ISSN 1671-3710
CN 11-4766/R

Advances in Psychological Science ›› 2024, Vol. 32 ›› Issue (6): 1010-1030.doi: 10.3724/SP.J.1042.2024.01010

• Research Method • Previous Articles    

Q-matrix theory and its applications in cognitive diagnostic assessment

SONG Lihong1, WANG Wenyi2, DING Shuliang2   

  1. 1School of Education, Jiangxi Normal University, Nanchang 330022, China;
    2School of Computer and Information Engineering, Jiangxi Normal University, Nanchang 330022, China
  • Received:2023-08-18 Online:2024-06-15 Published:2024-04-07

Abstract: The Q-matrix helps bridge the gap between cognitive psychology and psychometrics, and thus it plays a very important role in cognitive diagnostic assessment. Significant progress has been made in the Q-matrix theory and its applications in recent years. Numerous researchers have made significant contributions to the Q-matrix theory from structured to unstructured matrices, binary to polytomous attributes, simple to complex models, independent to general structures, and dichotomous to polytomous item responses.
The studies on the Q-matrix theory mainly contain four aspects of contents. The first is related research on the Q-matrix theory under ideal item response patterns. The representative study was the sufficient Q-matrix proposed by Tatsuoka (1995, 2009), which is used for representing the prerequisite relationships among the attributes and improving the construct validity of a test. Under the hierarchical relationships among the attributes, Ding et al. (2009) and their subsequent research found that a sufficient Q-matrix cannot completely distinguish the ideal item response patterns of different knowledge states. Therefore, they proposed a sufficient and necessary Q-matrix that must include a reachability matrix. Due to the rich information contained in polytomous scores, Ding et al. (2014) explored a method for constructing a complete Q-matrix under different attribute hierarchies for a certain polytomous scoring rule. As students’ cognitive levels at the same attribute may change over time in their learning progression, the polytomous sufficient Q-matrix was introduced and can be used to guide test design and item construction, and establish a one-to-one correspondence between knowledge states and ideal item response patterns (Ding et al., 2015; Sun et al., 2013).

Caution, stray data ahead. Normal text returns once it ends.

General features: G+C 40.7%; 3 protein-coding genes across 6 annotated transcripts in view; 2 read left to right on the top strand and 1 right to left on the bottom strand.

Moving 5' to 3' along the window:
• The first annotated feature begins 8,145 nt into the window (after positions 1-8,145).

The second is the study on complete Q-matrix theory under the nonparametric cognitive diagnostic framework. Under independent structure, Chiu (2009) proposed a complete Q-matrix containing an identity matrix, which can be used to distinguish different knowledge states from ideal item response patterns, and established the asymptotic classification theory of cluster analysis for cognitive diagnosis. Chiu and Köhn (2015) provided a general definition of a complete Q matrix based on expected item response patterns, and delved into the sufficient conditions for the Q matrix to be complete in general cognitive diagnostic models (such as the generalized deterministic inputs, noisy and gate model, the log-linear cognitive diagnosis model, the general diagnostic model) or simplified cognitive diagnostic models with two item parameters (such as the deterministic inputs, noisy and gate model, or the deterministic inputs, noisy or gate model, referred as the DINA or DINO model). The purpose of the design of the compete Q-matrix mainly focused on the identifiability of the knowledge state and derived the asymptotic classification theory under the general cognitive diagnostic model. At the same time, they also explored the completeness conditions of the structured and unstructured Q-matrices of the DINA model with attribute hierarchy structures.
The third kind of the complete Q-matrix was proposed for the general attribute structure under the framework of knowledge space theory. Heller (2022) summarizes and sorts out the relevant conclusions on complete Q-matrices under knowledge space theory. Unlike the independent structure and attribute hierarchy discussed earlier, the complete Q-matrix in conjunctive models under knowledge space theory is suitable for more general attribute structures. The fourth category is the complete Q-matrix under the framework of the model identifiability (Gu & Xu, 2021, 2023), which mainly includes the necessary and sufficient conditions for the strict identifiability of the DINA and DINO model parameters, the sufficient conditions for partial identifiability of cognitive diagnostic models with two-parameters or multi-parameters, and the model identifiability conditions for both item parameters and attribute hierarchy structures.
Following the introduction of the Q-matrix theory, four examples were presented to illustrate its applications in the theoretical validity criterion of diagnostic tests, the design of item selection methods in computerized adaptive test, the methods for Q-matrix learning and specification, and test construction for cognitive diagnosis. Model-free or model-based Q-matrix theory, and the applications of the latest Q-matrix theory needs to be further investigated.

Key words: cognitive diagnosis, Q-matrix, attribute structure, complete, polytomous attributes

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